Today I am reviewing the picture book "The Waterlady: an Ozark Tale" written and self-published by my friend Catherine Valentine which you can buy on Amazon for a mere $8.22.
First of all I need to point out that the cover for this book is just stunning. The font goes beautifully with Rebekah Burchfield McCleary's intriguing cover illustration. It was very tastefully done.
The story is written in a lyrical, easy to read style that flows naturally especially when read out loud. The book is about a mythical creature (the waterlady) who encounters a young girl in the woods. The book captures beautifully the message that we should all spend more time outside enjoying the wonders and magical beauty of nature. After reading this book I immediately wanted to pull on my boots and head outside. Catherine and Rebekah did a wonderful job on combining their storytelling skills to tell this lovely story.
I have conducted a Q&A session with Catherine since I was very interested in the process. It is fascinating to read and if you are at all interested in self-publishing yourself I highly recommend you read what she has to say.
Q&A with Catherine Valentine
1.Why were you inspired to write this particular story?
It’s hard for me to say what was the first spark, but I’ll do my best. It all began in the woods near my junior college--Bicentennial Conservation Area: Mort Walker Trail. I found the woods peaceful, imaginative, and inviting and near the trail where I walked there was a tiny pond that was nothing more than a mud hole hidden in the trees. There was something wild about this place in spite of being so close to civilization. I began free writing about ideas of a woodland mermaid (I credit Bianca Spriggs’ poem “Waterbody” for giving permission to write about a mermaid). After writing freely I began to try to craft a story and nothing seemed to work. Then one day in May of 2014 I simply wrote a poem called “The Waterlady” and it just seemed to work. It seemed right. After 3 drafts (mostly about spacing and flow) it was done.
2. Tell us about your illustrator. What is your relationship with her?
My illustrator, Rebekah Burchfield McCleary, and I have been friends since we were 4 and 5 years old. We grew up together and our families are very close (her brother married my sister, in fact). Rebekah is a talented artist and even published her own children’s book called “Where Malachi Reads” (found on amazon.com). It was a little dream of mine that she would illustrate one of my stories. Although I knew she liked my writing it was very nerve wracking to ask her to illustrate my poem. It’s hard to ask someone to love your work so much as to invest time into it. She ended up loving it and the rest is history.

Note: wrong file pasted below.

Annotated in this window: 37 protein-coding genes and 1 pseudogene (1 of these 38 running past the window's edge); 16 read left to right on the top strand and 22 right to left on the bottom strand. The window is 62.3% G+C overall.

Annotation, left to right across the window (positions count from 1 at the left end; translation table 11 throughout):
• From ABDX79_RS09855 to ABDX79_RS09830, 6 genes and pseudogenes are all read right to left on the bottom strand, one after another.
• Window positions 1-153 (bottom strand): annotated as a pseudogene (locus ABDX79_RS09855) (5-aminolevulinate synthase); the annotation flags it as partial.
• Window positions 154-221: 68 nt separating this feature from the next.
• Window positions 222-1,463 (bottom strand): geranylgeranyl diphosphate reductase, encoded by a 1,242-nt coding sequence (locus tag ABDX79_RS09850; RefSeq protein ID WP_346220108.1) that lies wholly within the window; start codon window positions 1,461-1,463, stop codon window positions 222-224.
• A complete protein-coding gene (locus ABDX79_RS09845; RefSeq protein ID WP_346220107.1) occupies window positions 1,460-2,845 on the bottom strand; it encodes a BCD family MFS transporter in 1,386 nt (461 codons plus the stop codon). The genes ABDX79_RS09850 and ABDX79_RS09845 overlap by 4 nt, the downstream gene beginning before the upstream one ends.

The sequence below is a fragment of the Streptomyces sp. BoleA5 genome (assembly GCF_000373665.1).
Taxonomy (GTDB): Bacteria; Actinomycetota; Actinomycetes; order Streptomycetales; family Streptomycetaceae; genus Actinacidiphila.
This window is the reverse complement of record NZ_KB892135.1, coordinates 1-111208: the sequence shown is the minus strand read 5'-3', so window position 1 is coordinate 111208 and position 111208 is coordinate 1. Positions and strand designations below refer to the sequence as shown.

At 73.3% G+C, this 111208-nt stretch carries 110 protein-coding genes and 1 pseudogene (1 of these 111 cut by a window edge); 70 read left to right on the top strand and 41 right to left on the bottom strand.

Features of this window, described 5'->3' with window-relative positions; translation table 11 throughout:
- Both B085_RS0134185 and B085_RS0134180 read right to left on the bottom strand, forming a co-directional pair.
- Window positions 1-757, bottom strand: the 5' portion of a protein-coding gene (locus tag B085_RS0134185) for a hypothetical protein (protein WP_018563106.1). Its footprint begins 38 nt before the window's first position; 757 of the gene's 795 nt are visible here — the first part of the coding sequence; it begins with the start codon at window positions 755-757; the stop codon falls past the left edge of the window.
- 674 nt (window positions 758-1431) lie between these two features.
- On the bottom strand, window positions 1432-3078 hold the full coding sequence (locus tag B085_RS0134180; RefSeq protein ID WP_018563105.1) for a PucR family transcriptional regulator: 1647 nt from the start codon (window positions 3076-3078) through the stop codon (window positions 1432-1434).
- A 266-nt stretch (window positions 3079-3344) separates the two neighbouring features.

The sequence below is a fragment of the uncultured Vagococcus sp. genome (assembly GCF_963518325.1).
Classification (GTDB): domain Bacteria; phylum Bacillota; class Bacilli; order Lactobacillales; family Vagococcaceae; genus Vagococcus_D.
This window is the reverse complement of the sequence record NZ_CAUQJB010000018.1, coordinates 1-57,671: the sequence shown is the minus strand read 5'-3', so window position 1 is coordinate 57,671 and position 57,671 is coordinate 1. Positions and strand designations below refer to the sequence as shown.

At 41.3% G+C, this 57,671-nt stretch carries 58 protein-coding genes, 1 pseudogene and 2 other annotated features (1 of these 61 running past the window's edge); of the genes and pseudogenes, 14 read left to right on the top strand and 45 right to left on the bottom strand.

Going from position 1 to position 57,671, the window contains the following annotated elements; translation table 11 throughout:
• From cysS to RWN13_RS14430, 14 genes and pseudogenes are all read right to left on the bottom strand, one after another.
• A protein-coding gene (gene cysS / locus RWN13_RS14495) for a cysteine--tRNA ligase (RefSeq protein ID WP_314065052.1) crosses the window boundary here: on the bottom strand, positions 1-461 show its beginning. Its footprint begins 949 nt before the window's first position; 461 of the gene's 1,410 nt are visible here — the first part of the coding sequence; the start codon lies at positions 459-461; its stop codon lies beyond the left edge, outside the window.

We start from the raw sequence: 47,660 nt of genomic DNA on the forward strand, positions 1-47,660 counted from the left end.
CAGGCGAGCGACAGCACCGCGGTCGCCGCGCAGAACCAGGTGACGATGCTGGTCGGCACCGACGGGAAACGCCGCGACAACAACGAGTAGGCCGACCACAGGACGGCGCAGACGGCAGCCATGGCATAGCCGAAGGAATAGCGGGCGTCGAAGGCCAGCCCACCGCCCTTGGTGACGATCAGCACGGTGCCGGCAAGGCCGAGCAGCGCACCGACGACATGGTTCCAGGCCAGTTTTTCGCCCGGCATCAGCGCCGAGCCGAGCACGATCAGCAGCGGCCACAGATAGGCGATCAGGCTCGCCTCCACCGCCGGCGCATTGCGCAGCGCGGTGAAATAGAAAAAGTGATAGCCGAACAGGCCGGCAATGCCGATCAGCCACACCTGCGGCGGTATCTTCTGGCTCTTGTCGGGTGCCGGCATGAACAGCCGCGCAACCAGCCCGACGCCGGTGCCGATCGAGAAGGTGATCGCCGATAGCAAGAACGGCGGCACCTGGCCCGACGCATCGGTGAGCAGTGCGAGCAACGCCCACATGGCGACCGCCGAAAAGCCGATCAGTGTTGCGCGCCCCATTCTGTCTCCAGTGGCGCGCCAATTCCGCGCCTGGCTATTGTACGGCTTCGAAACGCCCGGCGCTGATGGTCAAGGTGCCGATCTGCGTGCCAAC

3. Why did you decide to self-publish?
I fell into self-publishing. After Rebekah and I started on our project I tentatively asked about publishing (knowing she already published a book) and she’s the one who told me about CreateSpace through amazon.com. I looked it up and watched a video and it seemed to make a lot of sense. I really didn’t consider the traditional rout because the point was to just finish a book together, not land a book deal.
4. What has been your greatest reward in creating this book?
The greatest reward was working on the project with one of my oldest friends. It was truly collaborative--over 70 messages, two phone calls, 3 meetings (she lives in another state), and I even took pictures of Mort Walker Trail to share with her where I got my ideas. We are both proud of our book.
5. What has been your greatest challenge in creating this book?
I think I was surprised by how much work goes into creating a children’s book and how much time. Our finish line kept being pushed back because of the demands from everyday life and distance and wanting to have the best book possible.
6. If you could do it over again what would you do differently?
I am proud of the project, but the one thing I would do differently is that I would be more patient. Books take time to create, even children’s books. The point is to have something good, not just reach the finish line.
7.What advice do you have for other writers out there looking to self publish their own picture books?
Treat your children’s book like it’s your first novel. Give it all your time, creativity, and energy. Give it the respect it deserves. Give a lot of thought into illustrations and the relationship between images and words. Give time to formatting and do all the nitty-gritty work to make it as professional as possible. This is a real book, treat it as such.